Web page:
One of the RSS feeds that I read is Playbill News. One of the items that came across today was a notice about Harry Connick Jr. starring in a revised revival of the musical “On A Clear Day You Can See Forever“. This was a 1970s musical that was moderately successful, and spawned a Barbra Streisand movie with Yves Montand. The plot of the original musical was summarized as follows (from Wikipedia):
Quirky Daisy Gamble sees herself as an unremarkable person and has low self-esteem, even though she can (1) make plants grow remarkably, (2) predict when a telephone will ring or someone will drop in, and (3) tell where to find an object that someone else is looking for. Her current problem, though, is her nasty smoking habit, which will interfere with the chances of her fiancé, Warren, for a job with great benefits. She seeks help from a psychiatrist, Dr. Mark Bruckner, to stop smoking. When he hypnotizes her, she describes living a previous life in late 18th century England as “Melinda Wells”, who died in her late twenties from circumstances beyond her control. Free spirited Melinda was in love with portrait painter Edward Moncrief. Mark keeps to himself what Daisy has revealed to him, and he tells her that she should not be ashamed of her ESP. At their next session, Daisy, under hypnosis, relates scenes from the salacious London Hellrakers’ Club where Melinda met Edward. Melinda and Edward eventually marry, but the painter is unfaithful to her, making love to his subjects. Mark, the psychiatrist, finds himself falling for “Melinda” and becomes convinced that Daisy is really the reincarnation of Melinda. Melinda finally left Edward and set sail for America, but the ship never reached Boston. Before Mark can save Melinda from shipwreck, Daisy wakes up.
Mark reports on the case to his fellow psychiatrists, who ridicule his findings. Greek shipping magnate Themistocles Kriakos learns of Mark’s belief in reincarnation and offers to finance a study of the events of Melinda’s life in exchange for Mark’s help in discovering who he will be in his next life, which will allow him to leave his fortune to his future self. Daisy accidentally discovers that she is the “Melinda” at the center of the growing controversy and that Mark prefers Melinda to herself. In her angry confrontation with the psychiatrist about the matter, she tells him that she is “through being a go-between for you and your dream girl. You’re not going to go on using my head for a motel.” Daisy goes to the airport, ready to return home. Her ESP powers warn her that the plane on which she plans to travel will crash. She realizes at last how special she really is. She leaves her starchy fiancé, and she and Mark unite to explore their extraordinary future.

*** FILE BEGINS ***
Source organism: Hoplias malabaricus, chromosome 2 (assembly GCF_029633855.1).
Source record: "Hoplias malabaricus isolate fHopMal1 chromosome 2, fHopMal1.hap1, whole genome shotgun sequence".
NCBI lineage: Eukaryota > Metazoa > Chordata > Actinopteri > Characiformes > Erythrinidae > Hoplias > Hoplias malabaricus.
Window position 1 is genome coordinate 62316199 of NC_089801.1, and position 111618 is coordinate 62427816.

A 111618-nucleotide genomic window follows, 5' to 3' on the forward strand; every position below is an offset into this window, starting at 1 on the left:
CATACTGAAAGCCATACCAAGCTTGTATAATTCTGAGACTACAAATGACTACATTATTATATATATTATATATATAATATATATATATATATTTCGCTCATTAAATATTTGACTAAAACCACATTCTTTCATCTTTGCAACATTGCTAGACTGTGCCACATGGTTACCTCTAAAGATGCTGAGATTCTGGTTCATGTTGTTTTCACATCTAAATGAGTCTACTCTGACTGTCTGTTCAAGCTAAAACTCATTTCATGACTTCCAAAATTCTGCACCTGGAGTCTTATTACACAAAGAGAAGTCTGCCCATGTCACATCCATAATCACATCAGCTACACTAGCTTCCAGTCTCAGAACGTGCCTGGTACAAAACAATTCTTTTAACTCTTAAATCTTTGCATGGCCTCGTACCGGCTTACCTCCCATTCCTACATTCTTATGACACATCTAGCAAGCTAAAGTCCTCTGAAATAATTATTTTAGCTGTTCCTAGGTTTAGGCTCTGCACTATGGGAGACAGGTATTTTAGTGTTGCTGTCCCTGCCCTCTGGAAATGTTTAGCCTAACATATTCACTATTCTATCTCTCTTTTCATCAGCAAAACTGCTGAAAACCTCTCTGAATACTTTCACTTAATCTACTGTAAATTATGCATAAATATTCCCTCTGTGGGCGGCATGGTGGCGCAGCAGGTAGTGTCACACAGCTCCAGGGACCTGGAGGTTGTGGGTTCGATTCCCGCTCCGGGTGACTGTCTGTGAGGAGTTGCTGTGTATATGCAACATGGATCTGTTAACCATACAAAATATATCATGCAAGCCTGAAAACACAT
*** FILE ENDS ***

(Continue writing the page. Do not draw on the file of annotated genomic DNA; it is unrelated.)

Now, here’s the summary of the “revised” plot:
Love blooms in unexpected places in the delightfully reimagined world of On a Clear Day You Can See Forever. Still in love with his deceased wife, Dr. Mark Bruckner (Harry Connick, Jr.), a dashing psychiatrist and professor, unknowingly takes on the case of his life with David Gamble, a quirky young florists’ assistant. While putting David under hypnosis to help him quit smoking so he can move in with his perfect boyfriend Warren, Dr. Bruckner stumbles upon what he believes to be David’s former self — a dazzling and self-possessed 1940s jazz singer Melinda Wells. Instantly intrigued by Melinda, Dr. Bruckner finds himself swept up in the pursuit of an irresistible (and impossible) love affair with this woman from another time and place, who may or may not have ever existed.
I think I’ve got whiplash from the changes. Daisy becomes David. A late 18th century woman becomes a 1940s jazz singer off a different sex from the present day person. The doctor is in love with the past person, but not the present person as well. They are adding songs from the film score (OK), such as ‘Love With All The Trimmings’ and ‘Go To Sleep’, but also adding songs from the Lerner and Lane score for the film ‘Royal Wedding’ such as ‘Ev’ry Night at Seven,’ ‘You’re All the World to Me,’ ‘Open Your Eyes’ and ‘Too Late Now’.
Somehow, I’m not sure about this revival. I’m not sure how the original authors would take to the quirky young florists’ assistant, David Gamble. I just can’t see a good reason for that particular change, unless the thinking is that you can’t be successful on Broadway without a gay element somewhere. Wrong. You can’t be successful on Broadway without a good book.